2.5. Data Management
Multisite longitudinal patient data and microbiological data were managed with a secure, password protected data entry system. This system, the Informatics Data Exchange and Acquisition System (IDEAS) is a web-based Oracle database that can be queried for statistical analysis of molecular and clinical epidemiological data. Molecular and culture data were entered in a blinded approach.
2.6. Statistical Methods
Descriptive statistics for demographic features were compared using Student’s t-test and Kruskal-Wallis test for continuous data and Pearson’s Chi-Squared test or Fisher’s exact test for categorical data. Logistic models were constructed to calculate the odds ratios that a certain covariate would lead to colonization, OPC or decreased susceptibility to fluconazole. Covariates included CD4+ count, viral load, age, race, gender, history of smoking, esophageal candidiasis, antifungal use, ART, and denture use. All statistical calculations were performed using SAS version 9.2 for Windows (SAS Institute Inc, Cary, NC).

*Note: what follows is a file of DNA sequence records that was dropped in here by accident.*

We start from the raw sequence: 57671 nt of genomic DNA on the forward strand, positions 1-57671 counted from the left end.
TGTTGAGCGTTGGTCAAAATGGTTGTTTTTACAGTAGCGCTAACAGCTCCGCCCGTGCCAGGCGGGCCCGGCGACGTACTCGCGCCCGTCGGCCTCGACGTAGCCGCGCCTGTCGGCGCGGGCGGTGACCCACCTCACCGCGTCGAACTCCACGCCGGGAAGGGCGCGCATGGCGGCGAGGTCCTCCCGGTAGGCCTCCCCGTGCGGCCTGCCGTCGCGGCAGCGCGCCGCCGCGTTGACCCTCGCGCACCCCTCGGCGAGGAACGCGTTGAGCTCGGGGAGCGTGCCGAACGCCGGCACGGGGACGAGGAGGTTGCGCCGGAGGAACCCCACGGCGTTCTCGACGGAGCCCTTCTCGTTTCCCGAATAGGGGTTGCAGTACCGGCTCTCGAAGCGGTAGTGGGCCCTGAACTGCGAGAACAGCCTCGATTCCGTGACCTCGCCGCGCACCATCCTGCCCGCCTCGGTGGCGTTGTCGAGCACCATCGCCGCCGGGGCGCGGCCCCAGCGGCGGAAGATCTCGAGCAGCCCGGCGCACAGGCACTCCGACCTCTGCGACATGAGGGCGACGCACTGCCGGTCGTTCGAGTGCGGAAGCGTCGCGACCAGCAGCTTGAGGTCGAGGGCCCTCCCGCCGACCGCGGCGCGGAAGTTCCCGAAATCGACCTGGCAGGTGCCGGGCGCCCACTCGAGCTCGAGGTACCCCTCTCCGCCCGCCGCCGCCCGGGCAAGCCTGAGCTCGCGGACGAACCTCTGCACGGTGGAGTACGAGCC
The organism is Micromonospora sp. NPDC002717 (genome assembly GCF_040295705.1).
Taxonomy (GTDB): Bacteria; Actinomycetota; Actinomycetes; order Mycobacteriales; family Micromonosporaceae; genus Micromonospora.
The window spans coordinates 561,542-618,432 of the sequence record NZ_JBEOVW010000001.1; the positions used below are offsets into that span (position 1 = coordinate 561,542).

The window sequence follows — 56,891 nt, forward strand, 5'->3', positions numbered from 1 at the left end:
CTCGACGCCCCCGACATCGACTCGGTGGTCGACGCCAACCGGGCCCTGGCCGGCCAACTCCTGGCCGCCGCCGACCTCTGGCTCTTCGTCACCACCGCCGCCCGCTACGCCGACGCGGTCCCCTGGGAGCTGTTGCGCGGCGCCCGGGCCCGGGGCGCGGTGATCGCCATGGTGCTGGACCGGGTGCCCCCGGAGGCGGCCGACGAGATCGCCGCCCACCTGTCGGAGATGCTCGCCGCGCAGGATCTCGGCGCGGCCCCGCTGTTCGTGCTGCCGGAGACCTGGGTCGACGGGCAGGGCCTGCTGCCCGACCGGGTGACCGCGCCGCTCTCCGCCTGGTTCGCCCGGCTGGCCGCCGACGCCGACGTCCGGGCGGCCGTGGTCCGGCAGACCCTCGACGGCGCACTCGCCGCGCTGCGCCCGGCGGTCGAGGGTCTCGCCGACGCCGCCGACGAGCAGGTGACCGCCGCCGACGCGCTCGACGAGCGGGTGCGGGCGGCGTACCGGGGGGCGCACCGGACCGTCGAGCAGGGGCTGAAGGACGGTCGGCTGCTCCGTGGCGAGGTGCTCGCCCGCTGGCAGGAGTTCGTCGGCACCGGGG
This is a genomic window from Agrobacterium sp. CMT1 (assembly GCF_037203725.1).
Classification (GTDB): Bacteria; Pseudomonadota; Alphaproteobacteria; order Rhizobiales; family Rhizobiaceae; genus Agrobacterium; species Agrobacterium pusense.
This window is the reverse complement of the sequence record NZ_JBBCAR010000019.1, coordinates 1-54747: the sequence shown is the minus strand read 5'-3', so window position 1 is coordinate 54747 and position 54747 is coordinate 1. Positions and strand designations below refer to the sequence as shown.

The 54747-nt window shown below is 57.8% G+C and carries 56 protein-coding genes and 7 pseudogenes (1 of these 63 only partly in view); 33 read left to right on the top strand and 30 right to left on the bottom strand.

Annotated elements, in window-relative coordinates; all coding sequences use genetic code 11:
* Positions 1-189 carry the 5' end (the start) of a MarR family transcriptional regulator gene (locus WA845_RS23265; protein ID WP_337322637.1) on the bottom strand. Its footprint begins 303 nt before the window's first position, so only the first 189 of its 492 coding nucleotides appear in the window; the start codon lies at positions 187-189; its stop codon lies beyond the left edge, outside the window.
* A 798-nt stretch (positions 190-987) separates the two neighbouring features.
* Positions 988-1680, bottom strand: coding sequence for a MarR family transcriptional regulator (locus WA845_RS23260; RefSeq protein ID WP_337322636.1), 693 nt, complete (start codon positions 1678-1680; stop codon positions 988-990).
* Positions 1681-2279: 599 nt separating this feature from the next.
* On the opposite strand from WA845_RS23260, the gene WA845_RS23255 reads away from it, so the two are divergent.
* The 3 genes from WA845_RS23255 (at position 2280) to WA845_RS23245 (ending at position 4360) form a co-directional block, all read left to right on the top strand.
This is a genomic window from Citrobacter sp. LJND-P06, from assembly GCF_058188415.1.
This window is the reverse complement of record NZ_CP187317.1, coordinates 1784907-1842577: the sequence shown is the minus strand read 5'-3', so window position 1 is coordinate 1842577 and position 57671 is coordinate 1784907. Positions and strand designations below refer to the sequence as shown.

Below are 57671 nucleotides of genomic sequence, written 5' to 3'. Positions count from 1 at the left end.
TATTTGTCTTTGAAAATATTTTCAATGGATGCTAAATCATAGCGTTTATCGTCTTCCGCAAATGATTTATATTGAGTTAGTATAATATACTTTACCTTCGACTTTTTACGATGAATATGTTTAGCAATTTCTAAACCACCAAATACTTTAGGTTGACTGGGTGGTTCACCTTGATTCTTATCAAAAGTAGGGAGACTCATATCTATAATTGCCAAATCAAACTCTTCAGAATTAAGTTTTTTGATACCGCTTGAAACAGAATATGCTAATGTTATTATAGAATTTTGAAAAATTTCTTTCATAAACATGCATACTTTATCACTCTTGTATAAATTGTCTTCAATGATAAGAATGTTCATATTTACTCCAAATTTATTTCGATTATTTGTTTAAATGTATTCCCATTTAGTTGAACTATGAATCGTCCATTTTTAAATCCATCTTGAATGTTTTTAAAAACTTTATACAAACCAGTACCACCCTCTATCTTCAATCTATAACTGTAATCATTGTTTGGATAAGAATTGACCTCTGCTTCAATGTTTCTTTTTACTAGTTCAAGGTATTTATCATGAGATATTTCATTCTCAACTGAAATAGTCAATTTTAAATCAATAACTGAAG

3.1. Demographic Data
Two hundred and fifteen patients diagnosed with HIV were enrolled in this longitudinal study. At visit one, 176 patients were colonized with one or more oral yeasts and 39 were non-colonized. Initially, 59 of 215 (27%) patients presented with symptomatic OPC. The cohort of 215 patients was 89% male and 57% identified themselves as Hispanic. The average age was 43 ± 9 years, and the average years since diagnosis of HIV was 8 ± 7 years. Sixty-nine percent of patients were receiving ART. Of those colonized, 66% (117/176) were receiving ART (Table 1) and of those presenting with OPC, 51% (30/59) were receiving ART.